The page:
At more local scales, the Natura 2000 initiative provides a network of protected areas across Europe for the continents most valuable and threatened species and habitats. Covering over 18 % of the EU’s land area and almost 6 % of its marine territory, Natura 2000 provides the largest coordinated network of protected areas in the world. UK Prime Minister David Cameron – a figurehead for the Remain Campaign – recently said that “EU membership underpins many crucial environmental protections in the UK, while amplifying our voice in the world on vital issues like cutting global emissions.”
And writing on the Brighter Green website, Green MP Caroline Lucas of the Remain Campaign said, “For all the advantages of EU membership, none stand out quite so clearly as the European Union’s role in protecting our environment. In many ways, it’s easy to see why working with our European neighbours makes sense. The threats our environment faces – from cross-border pollution, to overfishing in our seas and climate change – don’t respect national borders, meaning that solutions must span the divide between nation states too. Indeed, when it comes to protecting our environment, it seems to me that if the EU didn’t already exist – we’d have to invent it.”
EU freshwater policy: a broad success story
The protection and restoration of freshwater habitats, water quality and species populations is one of the big success stories of EU environmental policy. Speaking at the recent EU LIFE conference in Manchester, UK Environment Minister Rory Stewart said, “Through the EU we have improved more than 9,000 miles of rivers since 2010 and our water environment is in the healthiest state for 25 years. We are able to protect and enhance the environment far more effectively if EU countries continue to work together.”
Over recent decades, industrial pollutants reaching rivers and lakes have been significantly reduced, both in the UK and across Europe. Similarly, air pollution in the UK resulting from harmful emissions such as sulphur and nitrogen oxides has been significantly reduced in recent decades as a result of EU policy such as the Convention on Long Range Transboundary Air Pollution. This has caused a reduction in acid rain and reversal of the acidification of freshwater ecosystems.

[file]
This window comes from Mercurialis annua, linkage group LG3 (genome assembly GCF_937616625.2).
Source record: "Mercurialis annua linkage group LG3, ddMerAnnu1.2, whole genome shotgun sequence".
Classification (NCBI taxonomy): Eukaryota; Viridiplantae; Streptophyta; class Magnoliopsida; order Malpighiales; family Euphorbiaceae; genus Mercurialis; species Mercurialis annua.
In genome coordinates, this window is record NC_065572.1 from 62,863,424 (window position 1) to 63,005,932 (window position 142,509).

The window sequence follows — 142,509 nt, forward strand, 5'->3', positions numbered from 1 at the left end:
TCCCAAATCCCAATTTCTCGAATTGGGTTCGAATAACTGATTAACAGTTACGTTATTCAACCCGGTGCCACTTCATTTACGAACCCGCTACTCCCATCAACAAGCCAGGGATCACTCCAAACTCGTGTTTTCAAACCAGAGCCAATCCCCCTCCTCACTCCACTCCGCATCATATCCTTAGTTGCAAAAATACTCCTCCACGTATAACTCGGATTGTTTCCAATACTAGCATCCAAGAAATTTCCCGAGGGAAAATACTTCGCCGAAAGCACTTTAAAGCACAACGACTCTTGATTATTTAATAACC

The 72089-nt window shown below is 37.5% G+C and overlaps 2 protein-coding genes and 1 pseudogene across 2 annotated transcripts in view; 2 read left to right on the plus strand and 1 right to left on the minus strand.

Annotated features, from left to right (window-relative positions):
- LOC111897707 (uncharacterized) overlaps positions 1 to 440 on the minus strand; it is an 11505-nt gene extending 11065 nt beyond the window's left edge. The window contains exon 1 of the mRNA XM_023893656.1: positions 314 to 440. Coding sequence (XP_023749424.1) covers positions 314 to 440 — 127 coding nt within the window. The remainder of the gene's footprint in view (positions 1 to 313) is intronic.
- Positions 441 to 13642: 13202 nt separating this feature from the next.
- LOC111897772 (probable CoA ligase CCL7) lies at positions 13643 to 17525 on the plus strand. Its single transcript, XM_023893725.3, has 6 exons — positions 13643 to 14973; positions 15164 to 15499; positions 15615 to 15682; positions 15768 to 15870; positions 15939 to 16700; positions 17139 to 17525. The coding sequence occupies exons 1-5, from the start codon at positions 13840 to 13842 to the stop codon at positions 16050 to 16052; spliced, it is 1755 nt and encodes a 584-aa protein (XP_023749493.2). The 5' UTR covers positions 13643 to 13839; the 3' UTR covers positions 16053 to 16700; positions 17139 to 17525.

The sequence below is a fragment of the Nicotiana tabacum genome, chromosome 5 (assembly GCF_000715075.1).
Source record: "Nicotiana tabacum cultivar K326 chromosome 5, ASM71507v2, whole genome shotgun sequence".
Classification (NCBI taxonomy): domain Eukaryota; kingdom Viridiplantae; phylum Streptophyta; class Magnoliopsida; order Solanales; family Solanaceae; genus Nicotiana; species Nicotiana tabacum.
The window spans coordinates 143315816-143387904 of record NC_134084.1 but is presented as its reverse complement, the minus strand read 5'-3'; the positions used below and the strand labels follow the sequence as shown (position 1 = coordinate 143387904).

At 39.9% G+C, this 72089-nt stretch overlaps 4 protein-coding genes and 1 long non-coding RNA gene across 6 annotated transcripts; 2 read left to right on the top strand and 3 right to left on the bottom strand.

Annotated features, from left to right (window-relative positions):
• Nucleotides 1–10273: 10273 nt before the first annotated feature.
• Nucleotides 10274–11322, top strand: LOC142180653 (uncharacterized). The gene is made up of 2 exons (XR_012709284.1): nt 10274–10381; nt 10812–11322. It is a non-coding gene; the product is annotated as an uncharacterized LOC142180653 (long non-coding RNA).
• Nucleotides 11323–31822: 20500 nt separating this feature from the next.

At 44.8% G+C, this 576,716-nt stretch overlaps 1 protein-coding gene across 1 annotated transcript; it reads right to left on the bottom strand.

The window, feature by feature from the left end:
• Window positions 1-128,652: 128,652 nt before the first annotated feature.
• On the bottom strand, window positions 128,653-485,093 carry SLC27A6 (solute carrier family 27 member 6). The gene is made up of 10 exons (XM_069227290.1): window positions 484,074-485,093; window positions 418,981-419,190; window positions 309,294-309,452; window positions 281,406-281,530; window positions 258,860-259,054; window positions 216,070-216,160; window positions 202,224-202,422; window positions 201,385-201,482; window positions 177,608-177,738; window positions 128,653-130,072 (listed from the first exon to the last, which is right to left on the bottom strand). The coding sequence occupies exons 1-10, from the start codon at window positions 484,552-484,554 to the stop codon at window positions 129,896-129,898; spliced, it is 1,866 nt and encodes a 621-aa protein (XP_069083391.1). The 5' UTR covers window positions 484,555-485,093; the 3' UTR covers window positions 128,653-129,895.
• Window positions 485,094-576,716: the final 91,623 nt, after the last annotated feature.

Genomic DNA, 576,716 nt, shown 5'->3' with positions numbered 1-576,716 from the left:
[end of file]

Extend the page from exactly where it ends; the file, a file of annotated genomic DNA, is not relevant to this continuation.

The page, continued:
Three reports on the environmental consequences of the referendum
In recent months, a number of reports which assess the possible environmental consequences of a Leave vote for UK environments have been published. In March, a report by the Institute for European Environmental Policy (IEEP), commissioned by WWF UK, the RSPB and The Wildlife Trusts suggested that, “It is likely that a potential UK departure from the EU would leave the British environment in a more vulnerable and uncertain position than if it were to remain as a member of the EU.”
In April, an Environmental Audit Committee was appointed by the House of Commons to evaluate UK and EU environmental policy, and the potential consequences of Brexit. The published Audit synthesised statements given by experts from academia, UK and EU policy making, environmental stakeholder and NGO groups such as the RSPB and National Farmers Union.
The Audit concluded that,
“Despite the key role that the EU has played in UK environmental policy, relatively little appears to have been done by way of planning in the case of the UK leaving. None of the witnesses to our inquiry made an environmental case for leaving the EU. The UK Government’s view is that this would trigger a “long and tortuous” negotiation. There are, therefore, significant unanswered questions about what relationship a UK outside the EU would have with it and with the rest of the world, just as there are unanswered questions as to how our relationship with the EU might develop.
Nonetheless, two points were made to us repeatedly. Firstly, the UK would still need to meet international environmental commitments made in the UN and elsewhere, many of which are reflected in EU law. Secondly, a UK outside the EU would still have to comply with some aspects of EU environmental legislation, particularly if it wishes to secure preferential access to the Single Market, but with significantly less ability to influence the process of its development.”
Finally, a report by a group of UK academics commissioned by the Economic and Social Research Council outlines the three likely possibilities of the Referendum vote: Remain; Leave (‘Norwegian’ Option); and Leave ‘Free Trade’ Option.
The ‘Norwegian’ Option describes how, following a Leave vote, the UK could apply for membership of the European Free Trade Area (alongside Norway, Iceland, Switzerland and Liechtenstein) to participate in the European Economic Area trading bloc. Under this option, many existing EU rules would still apply, yet the UK would have little say in how these are shaped or enforced. Most existing EU environmental rules would continue to apply apart from those covering bathing water, habitats and birds, and some aspects of climate legislation and the Water Framework Directive. The Common Agricultural Policy (CAP) and the Common Fisheries Policy (CFP) would no longer apply. The ‘Free Trade’ option describes how, following a Leave vote, the UK would remain independent from the EU and need to negotiate new trade and political relationships with other European countries.